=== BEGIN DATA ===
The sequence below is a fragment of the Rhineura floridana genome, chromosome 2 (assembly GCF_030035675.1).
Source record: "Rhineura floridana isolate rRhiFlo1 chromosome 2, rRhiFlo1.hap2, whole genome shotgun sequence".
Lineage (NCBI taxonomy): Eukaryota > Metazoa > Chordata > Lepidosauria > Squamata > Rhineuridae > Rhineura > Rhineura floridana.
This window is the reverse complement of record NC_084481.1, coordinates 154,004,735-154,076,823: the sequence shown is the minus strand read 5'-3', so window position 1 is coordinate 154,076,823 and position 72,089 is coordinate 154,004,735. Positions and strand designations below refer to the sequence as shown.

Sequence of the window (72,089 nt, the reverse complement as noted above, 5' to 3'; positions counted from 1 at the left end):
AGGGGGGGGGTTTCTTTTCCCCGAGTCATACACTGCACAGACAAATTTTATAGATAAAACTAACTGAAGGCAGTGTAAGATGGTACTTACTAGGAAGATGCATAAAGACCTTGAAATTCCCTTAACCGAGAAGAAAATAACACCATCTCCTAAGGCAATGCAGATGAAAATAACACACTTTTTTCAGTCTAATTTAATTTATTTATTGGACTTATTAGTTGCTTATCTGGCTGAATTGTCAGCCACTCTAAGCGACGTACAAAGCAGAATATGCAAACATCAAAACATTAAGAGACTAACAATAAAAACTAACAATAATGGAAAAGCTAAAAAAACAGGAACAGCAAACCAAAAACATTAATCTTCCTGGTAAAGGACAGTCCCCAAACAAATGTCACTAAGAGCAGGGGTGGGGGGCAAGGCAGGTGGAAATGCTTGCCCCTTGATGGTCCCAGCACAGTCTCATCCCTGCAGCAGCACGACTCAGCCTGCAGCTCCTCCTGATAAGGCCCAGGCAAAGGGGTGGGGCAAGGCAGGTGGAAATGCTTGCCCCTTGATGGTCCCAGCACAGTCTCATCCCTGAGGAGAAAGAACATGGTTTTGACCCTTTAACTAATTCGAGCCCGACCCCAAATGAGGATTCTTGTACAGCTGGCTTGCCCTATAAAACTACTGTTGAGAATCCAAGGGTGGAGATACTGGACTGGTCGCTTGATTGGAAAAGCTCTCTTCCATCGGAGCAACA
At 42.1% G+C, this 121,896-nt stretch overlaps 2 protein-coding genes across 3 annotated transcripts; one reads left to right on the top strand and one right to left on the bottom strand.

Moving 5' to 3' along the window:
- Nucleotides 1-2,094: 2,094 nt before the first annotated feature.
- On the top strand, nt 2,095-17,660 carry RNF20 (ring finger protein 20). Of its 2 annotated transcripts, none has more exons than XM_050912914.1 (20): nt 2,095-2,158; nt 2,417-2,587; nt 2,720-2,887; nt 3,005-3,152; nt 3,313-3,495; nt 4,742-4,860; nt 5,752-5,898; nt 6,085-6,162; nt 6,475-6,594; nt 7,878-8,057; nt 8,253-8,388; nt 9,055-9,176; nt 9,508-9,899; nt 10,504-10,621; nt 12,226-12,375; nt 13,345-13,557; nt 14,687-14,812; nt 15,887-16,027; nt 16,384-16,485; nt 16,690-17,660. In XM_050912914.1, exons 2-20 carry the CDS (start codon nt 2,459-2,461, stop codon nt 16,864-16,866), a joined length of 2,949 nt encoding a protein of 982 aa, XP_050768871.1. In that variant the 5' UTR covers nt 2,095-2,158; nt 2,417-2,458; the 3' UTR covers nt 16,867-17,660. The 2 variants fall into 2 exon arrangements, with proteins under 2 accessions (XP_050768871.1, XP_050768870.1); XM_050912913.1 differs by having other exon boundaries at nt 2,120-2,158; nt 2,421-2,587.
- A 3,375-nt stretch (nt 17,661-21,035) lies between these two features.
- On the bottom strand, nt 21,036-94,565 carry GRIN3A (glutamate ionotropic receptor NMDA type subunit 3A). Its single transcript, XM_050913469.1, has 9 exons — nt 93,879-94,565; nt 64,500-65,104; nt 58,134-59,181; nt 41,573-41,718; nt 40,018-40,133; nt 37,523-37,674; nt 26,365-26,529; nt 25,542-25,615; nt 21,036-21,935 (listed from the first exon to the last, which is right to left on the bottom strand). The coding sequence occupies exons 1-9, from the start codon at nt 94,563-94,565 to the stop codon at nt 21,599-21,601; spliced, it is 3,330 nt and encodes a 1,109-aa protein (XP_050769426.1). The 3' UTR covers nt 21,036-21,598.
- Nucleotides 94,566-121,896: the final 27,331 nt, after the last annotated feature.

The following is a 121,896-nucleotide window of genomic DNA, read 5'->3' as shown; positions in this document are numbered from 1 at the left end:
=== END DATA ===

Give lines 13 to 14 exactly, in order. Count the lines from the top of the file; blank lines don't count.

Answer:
- Nucleotides 94,566-121,896: the final 27,331 nt, after the last annotated feature.

The following is a 121,896-nucleotide window of genomic DNA, read 5'->3' as shown; positions in this document are numbered from 1 at the left end: